Wait until bureaucrats have full control of your health.

    Okay. I went off track a little.

    1. It seems perfectly on track to me

    2. Too late on both the banks and the hospitals becoming government agencies – they already are. So are the insurance companies. When the government makes all the rules or writes all the checks, you’re a government enterprise. When you as a customer run into stupid rules rigidly enforced – there’s a good chance there’s a government mandate somewhere behind it.

      But it reminds me of the Home Depot guy telling me about having to pee into a cup – for insurance purposes. Bullshit. Home Depot doesn’t have the clout to tell the insurance company to take a hike or they’ll find another insurance company? The insurance companies don’t have the data to show drug-testing is largely an expensive waste of time? Most liability issues are a matter of stupidity, not drug use, and the insurance companies don’t make you think into a cup. You’d do better testing employees for common sense than for drugs – drug testing costs millions of dollars to filter out idiots and on the off chance it may save you a few bucks in a lawsuit somewhere down the road. If the Home Depot guy drops a pallet of lumber on somebody’s head, Home Depot’s paying out a big settlement regardless of whether or not the forklift driver had a buzz on and if you’d checked the guy for smarts rather than drug use it wouldn’t have mattered if he did have a buzz on. Despite what seems intuitive, drug users are really not any more likely than any other idiot to be a danger to himself or to others.

      1. Somewhat ironically, the government policies that result in shitty outcomes are then used as a justification by useful morons as the reason why the system isn’t working well enough and therefore it needs more government policies.

        This recursive logic has been doing it’s magic for quite some time. Too bad they applied it to industries where the results are death, but then again those people that put this style of regulation in place tend to believe there are too many of us so perhaps foreseen consequences are not unintended consequences.

  8. “I can assure you that we have learned some things together,” she said. “We have learned about communicating, about advocating for our kids, and we do not want this to happen to another student.”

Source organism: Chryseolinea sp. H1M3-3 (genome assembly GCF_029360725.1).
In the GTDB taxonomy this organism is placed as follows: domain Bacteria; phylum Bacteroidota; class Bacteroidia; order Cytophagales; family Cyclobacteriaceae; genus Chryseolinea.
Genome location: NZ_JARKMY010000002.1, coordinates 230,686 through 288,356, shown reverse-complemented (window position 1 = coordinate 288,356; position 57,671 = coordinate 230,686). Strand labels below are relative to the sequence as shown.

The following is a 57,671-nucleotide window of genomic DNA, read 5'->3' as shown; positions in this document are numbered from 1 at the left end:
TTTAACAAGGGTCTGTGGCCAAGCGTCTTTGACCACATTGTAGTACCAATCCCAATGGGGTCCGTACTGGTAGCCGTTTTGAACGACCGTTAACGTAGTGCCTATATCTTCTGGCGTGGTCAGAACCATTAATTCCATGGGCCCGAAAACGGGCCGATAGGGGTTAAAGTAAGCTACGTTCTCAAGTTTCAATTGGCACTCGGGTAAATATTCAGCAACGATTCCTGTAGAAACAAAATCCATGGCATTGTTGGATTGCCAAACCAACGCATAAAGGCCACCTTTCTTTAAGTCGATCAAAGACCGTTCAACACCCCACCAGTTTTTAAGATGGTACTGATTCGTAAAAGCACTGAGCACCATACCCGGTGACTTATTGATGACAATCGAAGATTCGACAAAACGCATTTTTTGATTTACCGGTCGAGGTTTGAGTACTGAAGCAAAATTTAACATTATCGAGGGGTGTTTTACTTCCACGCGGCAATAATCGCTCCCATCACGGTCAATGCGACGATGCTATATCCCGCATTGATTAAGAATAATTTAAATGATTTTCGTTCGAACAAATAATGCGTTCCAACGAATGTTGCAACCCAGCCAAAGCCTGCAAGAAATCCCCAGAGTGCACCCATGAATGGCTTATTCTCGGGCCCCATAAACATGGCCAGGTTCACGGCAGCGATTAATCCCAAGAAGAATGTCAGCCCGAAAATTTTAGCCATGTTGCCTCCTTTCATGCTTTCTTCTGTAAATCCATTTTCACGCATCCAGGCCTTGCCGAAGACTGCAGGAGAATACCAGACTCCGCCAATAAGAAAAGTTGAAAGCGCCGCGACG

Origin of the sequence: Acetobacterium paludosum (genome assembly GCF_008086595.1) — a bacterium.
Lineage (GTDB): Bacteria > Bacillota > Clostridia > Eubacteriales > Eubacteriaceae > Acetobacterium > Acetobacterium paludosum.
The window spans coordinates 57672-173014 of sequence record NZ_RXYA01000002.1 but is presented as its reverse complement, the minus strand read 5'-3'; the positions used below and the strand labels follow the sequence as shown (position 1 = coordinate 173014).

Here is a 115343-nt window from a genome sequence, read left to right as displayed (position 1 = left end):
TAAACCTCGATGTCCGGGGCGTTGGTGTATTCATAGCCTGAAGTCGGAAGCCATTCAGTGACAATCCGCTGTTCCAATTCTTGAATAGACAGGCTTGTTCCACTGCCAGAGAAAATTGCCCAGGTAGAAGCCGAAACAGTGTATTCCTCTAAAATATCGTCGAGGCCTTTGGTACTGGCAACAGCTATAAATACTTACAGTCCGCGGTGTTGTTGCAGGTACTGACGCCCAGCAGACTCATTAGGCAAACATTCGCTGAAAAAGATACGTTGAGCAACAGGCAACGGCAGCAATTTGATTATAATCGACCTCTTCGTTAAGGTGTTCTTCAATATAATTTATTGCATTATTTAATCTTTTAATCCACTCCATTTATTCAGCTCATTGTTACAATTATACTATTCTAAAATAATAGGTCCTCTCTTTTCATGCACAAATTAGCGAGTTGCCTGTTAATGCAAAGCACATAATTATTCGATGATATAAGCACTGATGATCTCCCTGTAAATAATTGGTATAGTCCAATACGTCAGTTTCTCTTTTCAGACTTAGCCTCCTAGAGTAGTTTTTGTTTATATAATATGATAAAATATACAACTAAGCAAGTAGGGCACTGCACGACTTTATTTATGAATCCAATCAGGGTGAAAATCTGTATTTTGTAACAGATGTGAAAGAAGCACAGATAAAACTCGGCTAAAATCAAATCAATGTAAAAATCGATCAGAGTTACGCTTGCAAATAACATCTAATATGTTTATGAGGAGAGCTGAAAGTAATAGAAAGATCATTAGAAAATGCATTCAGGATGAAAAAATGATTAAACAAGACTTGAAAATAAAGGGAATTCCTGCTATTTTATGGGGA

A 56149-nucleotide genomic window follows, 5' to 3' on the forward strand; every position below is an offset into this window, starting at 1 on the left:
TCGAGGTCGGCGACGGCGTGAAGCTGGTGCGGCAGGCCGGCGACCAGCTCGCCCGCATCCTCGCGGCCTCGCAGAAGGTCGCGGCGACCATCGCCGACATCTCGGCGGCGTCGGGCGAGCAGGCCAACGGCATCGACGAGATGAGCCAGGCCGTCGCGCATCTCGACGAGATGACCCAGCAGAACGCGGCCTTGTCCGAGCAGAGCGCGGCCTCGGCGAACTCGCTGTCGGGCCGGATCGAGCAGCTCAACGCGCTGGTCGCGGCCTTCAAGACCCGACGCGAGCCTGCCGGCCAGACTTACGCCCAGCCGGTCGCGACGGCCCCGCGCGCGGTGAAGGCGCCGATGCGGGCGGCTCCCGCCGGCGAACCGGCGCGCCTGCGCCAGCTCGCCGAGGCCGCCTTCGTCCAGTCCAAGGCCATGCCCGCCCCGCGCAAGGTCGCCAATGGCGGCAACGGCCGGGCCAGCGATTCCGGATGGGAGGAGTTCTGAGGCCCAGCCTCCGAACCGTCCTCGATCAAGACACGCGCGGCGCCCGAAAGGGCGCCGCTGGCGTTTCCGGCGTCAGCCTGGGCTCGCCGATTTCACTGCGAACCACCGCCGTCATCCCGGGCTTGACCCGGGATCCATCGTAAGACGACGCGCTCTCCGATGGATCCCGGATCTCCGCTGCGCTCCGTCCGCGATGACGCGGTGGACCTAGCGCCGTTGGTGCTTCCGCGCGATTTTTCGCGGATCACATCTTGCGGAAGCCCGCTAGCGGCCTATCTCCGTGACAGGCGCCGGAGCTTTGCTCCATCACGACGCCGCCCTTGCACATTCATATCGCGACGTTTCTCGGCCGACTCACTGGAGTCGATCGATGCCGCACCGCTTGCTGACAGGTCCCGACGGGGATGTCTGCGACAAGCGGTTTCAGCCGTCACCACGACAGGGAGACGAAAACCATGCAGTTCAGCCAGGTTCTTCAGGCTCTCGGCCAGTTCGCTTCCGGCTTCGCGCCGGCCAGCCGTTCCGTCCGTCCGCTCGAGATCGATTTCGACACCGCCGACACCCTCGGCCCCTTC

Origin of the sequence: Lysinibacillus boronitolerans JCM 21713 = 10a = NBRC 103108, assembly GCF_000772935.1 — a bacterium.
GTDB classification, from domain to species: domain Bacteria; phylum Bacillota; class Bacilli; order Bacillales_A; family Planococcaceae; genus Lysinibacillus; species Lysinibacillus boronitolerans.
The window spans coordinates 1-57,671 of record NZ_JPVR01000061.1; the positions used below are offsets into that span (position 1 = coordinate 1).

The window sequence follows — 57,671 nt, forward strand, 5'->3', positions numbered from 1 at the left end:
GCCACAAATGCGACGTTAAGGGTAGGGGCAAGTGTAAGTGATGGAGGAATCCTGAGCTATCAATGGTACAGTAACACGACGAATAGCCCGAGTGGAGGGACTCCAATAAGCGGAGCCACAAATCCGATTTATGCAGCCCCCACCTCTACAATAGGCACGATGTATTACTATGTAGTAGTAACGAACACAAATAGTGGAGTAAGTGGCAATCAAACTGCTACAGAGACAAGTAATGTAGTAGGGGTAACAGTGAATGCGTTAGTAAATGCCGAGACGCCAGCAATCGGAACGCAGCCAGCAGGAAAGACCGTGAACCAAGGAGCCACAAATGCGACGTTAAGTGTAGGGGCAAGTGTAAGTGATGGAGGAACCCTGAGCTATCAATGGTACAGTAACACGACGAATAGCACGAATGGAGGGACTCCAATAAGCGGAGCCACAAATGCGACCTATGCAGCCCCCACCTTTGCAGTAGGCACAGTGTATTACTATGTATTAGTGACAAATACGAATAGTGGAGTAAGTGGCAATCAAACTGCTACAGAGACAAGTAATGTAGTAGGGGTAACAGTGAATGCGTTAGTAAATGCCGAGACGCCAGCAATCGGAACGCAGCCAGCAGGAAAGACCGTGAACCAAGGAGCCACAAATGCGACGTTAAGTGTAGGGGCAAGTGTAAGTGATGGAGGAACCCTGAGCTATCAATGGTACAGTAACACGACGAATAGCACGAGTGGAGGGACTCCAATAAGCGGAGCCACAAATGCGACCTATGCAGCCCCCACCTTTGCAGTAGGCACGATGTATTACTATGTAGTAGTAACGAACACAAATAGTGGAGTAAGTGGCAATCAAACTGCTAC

“We” have learned. About communicating, advocating, making sure it never happens again.

    Translation: We communicated to the fat cow it wasn’t our fault she was too stupid to know the rules about turning in her son’s paperwork, like we’re supposed to care, but she bitched and raised a stink with the advocacy press and made us look like the bad guys so she got her way. You can be damn sure the next student with some lame-ass “my brain tumor ate my homework” excuse ain’t getting away with this shit, we’ve made an even rulier rule against that. Plus we bought our school resource officers bigger tasers. Everybody’s learned a lesson here. But only one of us gets a paycheck for it, so hahaha, joke’s on you.

    1. You speak bureauspeak? Who knew?

      1. It’s not that hard a language to learn.

        1. “I can assure you that we have learned some things together,” she said. “We have learned about communicating, about advocating for our kids, and we do not want this to happen to another student.”

          Not enough passive voice and emphasis.

          “Assurance is offered that things were learned about communicating and advocating. This should not, must not, and will not happen to another student.”

          1. “Will not” carries too much accountability. It sounds like a promice.

            “We do not want” is non-binding.

            1. Nice catch, modulo the active voice. Perhaps “It is unacceptable that ….”

        2. step 1: perform cranial-rectal inversion…

  9. “There are policies in place that guide when students can take part in extracurricular activities,” she said. “We cannot let students participate in the absence of a medical release, and when we did not get a release in time, we were forced to make a decision that turned out to be very unfortunate in order to protect the safety of our students and staff.

    The schools policies – and the schools themselves – are there for the benefit of a few adults. Not the students.